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Despite This we stay for April 08, 2010

by Carol Dunn

Things Change but They Stay the Same

    Huerfano County reminds me a lot of when I was growing up.  Just like back then, we break rules here, and we still survive.  We do things they say “can’t be done.” And we manage to get along together pretty well, considering.

    Forty years ago, there wasn’t bottled water, and who would have PAID for water anyway?  If we kids were playing outside and got really thirsty, we drank out of the garden hose.  Nowadays that is unheard of, but I’m willing to bet that many rural families drink untreated water and don’t seem much worse off for doing it.  Apparently drinking water doesn’t have to be 100% pure like the TV commercials tell you.

    When one kid was lucky enough to get a bottle of pop, usually orange or grape, we all shared, from the SAME bottle.  Our germs were community germs.  Any Huerfano who has had the same lingering respiratory virus more than once since October,  knows for certain that we are sharing Huerfano community germs.

    Our families ate fried foods, white bread, bacon and eggs, homemade noodles, real butter and fried pork rinds. Moms cooked with lard, and we drank whole milk – and sometimes it wasn’t pasteurized.  I know many Huerfanos who eat beef that has not been inspected by USDA, eggs that have not been government approved, milk fresh from the cow (or goat), homemade cheese and yogurt, unwashed fruit, and vegetables that have been home canned the way grandma did it, not the way a book tells you to do it to avoid getting sued.

    We kids didn’t have a curfew, but we had to get back home while we could still see to ride our bikes, since there weren’t many pole lights but lots of potholes.  It’s still like that in Huerfano County.  It gets pretty dark around here, and we have a few potholes too.

    We didn’t have cell phones or pagers or any other way for mom to call us – except by screaming at the top of her lungs and hoping we’d hear her.  Unfortunately, there are far too few places left where cell phones don’t reach, even in Huerfano County.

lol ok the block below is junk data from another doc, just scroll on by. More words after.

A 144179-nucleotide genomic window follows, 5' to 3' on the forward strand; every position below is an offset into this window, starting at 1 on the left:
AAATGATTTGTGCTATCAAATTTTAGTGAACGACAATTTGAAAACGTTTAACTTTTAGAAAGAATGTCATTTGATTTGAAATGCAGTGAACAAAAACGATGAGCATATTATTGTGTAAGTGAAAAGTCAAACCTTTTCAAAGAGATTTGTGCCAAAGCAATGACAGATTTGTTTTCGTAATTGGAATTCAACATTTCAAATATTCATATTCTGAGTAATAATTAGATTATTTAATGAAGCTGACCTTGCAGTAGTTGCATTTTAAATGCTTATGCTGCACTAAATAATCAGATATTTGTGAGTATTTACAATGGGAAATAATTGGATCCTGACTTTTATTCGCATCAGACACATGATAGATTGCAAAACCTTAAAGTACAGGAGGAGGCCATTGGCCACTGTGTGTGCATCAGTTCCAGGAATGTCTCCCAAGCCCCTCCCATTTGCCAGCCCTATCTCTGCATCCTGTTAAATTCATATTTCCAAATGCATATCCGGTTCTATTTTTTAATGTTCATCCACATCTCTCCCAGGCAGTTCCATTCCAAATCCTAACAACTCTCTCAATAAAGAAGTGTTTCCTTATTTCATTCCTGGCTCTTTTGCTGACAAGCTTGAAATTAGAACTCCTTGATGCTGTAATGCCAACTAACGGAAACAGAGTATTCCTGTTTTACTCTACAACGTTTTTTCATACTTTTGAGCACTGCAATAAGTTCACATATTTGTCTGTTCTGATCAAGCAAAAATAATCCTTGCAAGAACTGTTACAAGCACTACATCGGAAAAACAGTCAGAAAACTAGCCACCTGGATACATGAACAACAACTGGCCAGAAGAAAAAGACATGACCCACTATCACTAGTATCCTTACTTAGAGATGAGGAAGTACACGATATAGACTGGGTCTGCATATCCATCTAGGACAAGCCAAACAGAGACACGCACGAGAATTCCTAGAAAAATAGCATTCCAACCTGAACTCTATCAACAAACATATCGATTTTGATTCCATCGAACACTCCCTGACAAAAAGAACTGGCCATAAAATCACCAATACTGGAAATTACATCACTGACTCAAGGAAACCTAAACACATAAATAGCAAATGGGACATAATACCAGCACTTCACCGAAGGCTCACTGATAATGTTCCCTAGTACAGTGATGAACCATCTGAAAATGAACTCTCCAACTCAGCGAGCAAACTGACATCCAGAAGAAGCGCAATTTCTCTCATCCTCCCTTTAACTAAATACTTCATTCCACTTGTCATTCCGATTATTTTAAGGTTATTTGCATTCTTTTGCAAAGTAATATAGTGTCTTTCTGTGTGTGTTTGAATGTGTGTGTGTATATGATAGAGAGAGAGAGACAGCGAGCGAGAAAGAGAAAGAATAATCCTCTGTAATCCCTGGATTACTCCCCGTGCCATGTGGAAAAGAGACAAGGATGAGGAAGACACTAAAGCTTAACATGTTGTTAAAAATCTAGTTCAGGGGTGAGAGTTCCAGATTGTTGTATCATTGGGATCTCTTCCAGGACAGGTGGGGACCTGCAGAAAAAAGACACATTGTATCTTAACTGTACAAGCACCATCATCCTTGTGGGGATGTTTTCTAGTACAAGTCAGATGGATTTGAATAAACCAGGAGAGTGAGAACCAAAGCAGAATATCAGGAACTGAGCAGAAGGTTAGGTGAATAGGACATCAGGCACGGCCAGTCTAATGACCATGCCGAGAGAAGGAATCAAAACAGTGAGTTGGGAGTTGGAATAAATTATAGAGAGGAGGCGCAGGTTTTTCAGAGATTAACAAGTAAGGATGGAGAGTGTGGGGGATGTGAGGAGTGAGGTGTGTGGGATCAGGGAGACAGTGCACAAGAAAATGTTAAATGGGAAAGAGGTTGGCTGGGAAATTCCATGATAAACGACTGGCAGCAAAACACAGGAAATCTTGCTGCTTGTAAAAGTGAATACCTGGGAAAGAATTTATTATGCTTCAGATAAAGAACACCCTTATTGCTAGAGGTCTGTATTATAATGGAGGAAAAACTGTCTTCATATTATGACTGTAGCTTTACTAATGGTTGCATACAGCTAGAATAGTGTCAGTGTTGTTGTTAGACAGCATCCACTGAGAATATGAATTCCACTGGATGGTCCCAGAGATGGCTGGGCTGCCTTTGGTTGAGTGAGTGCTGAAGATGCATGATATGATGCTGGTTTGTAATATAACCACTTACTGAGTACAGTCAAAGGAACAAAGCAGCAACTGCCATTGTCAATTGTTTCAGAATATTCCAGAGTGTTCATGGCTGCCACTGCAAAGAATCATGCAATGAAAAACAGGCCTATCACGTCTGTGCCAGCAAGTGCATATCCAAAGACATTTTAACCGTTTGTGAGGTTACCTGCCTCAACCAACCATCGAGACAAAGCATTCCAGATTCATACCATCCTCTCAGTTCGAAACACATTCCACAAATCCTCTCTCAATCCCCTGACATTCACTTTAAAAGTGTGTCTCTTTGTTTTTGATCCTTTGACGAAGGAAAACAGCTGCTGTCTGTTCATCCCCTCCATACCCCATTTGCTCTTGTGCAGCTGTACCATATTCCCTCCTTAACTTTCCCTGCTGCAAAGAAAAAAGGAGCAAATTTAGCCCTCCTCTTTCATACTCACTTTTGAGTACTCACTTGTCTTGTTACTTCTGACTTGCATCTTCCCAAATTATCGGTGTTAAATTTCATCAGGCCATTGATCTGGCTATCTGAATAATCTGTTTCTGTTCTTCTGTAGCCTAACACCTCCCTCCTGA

We didn’t spend a lot of time indoors when I was a kid.  There weren’t any video games, no cable TV (we got two channels in black and white), there were no VCRs to play movies, no CDs to play music, no computers and no Internet.  It was the beginning of the end when Atari came out with Space Invaders.  I was a teenager, and I remember my younger brother scoring ONE MILLION points.  I think it took him 20 hours.  Nowadays it’s not unusual for some kids to spend 6 or 7 hours a day plopped in front of the TV.  But farm and ranch kids still understand hard work and long days outside, thankfully.  

    If the neighborhood kids had a rock fight, nobody got sued when one of us got beaned and went home bleeding.  Sometimes accidents happen.  I wish our society could get back to that common sense kind of thinking.

`    If we sat down and had lunch at another kid’s house, our parents did not panic and call the police.  Everyone knew everyone else in the neighborhood, and parents looked out for each other’s kids.  It’s still like that in rural areas like ours.

    When we played games, one side won and one side lost.  We learned to deal with it, and it made us stronger.  In Huerfano County, we have to deal with a lot of things that make some people pack up and move after a year (or less).  It makes us stronger, and it gives us character – of course, some are more characters than others.  We deal with joy, and we deal with tragedy, and life goes on.  It’s totally Huerfano.